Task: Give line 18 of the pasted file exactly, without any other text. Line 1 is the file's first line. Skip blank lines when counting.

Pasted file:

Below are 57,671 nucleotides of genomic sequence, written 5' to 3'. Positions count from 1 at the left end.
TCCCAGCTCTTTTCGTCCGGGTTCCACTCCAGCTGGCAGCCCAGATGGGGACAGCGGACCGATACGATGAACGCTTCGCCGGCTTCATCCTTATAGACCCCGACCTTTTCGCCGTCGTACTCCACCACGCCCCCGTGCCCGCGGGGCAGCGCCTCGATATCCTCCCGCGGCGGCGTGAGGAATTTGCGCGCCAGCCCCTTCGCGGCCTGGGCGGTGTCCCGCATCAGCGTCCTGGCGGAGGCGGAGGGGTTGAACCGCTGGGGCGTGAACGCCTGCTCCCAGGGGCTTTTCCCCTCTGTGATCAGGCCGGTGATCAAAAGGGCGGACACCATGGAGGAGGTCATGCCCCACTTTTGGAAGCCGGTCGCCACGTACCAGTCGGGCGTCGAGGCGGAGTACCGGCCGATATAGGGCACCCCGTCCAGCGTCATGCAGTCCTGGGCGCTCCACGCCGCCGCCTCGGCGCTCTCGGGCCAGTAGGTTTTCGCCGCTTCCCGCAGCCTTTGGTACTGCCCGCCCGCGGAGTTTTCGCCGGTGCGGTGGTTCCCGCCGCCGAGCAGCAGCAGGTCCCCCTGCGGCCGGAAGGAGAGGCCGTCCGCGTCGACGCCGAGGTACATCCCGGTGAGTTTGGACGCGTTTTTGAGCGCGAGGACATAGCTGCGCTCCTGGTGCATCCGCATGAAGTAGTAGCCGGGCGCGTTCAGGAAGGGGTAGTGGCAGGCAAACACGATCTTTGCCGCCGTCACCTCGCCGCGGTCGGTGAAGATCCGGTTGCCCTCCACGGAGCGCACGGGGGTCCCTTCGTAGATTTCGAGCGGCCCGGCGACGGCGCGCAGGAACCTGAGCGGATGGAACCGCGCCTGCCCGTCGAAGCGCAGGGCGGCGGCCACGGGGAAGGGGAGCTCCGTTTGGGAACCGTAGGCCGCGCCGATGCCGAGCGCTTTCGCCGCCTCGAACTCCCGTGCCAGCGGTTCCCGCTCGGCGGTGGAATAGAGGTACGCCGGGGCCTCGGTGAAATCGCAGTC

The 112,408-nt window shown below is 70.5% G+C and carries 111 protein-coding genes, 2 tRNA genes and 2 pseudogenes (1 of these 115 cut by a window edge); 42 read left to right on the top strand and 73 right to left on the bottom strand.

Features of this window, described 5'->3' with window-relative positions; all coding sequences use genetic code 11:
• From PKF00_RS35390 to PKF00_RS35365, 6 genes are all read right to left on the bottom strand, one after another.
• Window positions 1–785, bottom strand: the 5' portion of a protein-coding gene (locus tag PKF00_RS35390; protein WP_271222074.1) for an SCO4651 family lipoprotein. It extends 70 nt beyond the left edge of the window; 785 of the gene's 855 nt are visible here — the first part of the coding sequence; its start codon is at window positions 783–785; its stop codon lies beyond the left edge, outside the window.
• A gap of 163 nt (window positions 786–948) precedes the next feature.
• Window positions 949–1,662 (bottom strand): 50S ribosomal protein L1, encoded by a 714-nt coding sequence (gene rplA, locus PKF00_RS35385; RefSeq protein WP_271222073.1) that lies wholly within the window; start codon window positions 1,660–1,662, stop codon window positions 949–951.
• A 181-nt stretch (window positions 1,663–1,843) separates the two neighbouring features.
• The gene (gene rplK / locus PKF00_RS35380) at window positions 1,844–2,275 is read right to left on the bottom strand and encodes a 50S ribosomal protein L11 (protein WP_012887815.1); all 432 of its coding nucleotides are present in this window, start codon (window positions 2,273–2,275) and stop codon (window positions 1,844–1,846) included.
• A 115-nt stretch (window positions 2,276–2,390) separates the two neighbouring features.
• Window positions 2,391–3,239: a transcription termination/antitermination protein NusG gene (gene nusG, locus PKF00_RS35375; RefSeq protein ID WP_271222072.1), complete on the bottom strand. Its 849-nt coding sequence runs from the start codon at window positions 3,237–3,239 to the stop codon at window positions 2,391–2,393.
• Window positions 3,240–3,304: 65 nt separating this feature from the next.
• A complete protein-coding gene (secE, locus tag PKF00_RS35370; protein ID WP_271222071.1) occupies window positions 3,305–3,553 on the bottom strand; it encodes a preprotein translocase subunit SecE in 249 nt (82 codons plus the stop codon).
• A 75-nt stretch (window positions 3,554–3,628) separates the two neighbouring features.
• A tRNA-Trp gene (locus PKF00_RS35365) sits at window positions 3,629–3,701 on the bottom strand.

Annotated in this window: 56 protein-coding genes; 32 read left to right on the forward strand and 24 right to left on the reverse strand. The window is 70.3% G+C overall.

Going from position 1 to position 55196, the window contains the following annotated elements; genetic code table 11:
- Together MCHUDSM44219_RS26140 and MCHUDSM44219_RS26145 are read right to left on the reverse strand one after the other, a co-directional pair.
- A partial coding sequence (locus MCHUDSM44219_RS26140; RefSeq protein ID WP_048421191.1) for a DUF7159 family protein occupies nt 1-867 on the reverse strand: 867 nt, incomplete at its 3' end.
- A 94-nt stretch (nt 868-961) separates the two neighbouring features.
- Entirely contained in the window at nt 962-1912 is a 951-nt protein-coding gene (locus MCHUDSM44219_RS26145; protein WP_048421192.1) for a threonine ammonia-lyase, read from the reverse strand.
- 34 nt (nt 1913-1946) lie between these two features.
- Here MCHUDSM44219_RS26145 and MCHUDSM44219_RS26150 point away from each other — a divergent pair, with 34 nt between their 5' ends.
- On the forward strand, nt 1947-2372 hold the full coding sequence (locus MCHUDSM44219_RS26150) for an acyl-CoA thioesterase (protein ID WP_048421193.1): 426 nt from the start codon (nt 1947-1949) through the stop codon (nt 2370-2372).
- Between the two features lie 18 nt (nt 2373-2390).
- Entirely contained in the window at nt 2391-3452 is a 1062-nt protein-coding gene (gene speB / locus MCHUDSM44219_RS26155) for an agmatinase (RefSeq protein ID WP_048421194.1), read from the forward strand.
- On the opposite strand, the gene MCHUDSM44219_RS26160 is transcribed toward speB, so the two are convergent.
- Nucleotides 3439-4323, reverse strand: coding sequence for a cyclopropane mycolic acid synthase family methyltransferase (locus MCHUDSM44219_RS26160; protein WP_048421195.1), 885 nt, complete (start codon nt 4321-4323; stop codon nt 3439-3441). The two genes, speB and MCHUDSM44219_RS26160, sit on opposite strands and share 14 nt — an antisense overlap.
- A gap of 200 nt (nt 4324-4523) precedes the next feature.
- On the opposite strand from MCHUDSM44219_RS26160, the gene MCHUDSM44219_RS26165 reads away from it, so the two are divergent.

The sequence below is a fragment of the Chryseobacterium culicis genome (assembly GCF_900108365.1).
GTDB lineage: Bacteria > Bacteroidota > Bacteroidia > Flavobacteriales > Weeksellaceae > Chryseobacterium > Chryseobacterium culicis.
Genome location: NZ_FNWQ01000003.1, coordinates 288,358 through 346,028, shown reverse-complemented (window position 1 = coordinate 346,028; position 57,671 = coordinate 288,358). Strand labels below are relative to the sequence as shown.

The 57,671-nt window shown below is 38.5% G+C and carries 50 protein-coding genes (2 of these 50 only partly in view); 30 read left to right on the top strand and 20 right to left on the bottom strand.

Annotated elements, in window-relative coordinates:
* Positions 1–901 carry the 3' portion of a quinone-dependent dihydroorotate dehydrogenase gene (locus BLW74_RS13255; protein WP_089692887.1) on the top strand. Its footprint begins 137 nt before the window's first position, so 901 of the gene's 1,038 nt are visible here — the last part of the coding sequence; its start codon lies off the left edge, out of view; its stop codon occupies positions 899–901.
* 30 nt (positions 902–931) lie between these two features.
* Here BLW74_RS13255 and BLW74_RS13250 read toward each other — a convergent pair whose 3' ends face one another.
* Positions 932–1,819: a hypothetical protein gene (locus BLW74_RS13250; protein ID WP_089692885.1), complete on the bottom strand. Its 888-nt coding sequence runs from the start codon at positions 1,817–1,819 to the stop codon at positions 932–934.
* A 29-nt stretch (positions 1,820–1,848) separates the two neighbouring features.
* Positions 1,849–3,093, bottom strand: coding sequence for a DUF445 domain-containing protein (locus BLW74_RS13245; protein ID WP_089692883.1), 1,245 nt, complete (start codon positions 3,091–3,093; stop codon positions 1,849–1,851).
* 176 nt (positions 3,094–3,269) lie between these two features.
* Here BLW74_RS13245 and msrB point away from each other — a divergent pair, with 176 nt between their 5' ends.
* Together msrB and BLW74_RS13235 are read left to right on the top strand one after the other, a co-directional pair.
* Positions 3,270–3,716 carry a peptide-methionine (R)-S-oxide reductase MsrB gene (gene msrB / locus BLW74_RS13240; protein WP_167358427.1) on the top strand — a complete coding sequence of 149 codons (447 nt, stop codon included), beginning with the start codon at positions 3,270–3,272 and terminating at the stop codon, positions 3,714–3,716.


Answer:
Going from position 1 to position 55196, the window contains the following annotated elements; genetic code table 11: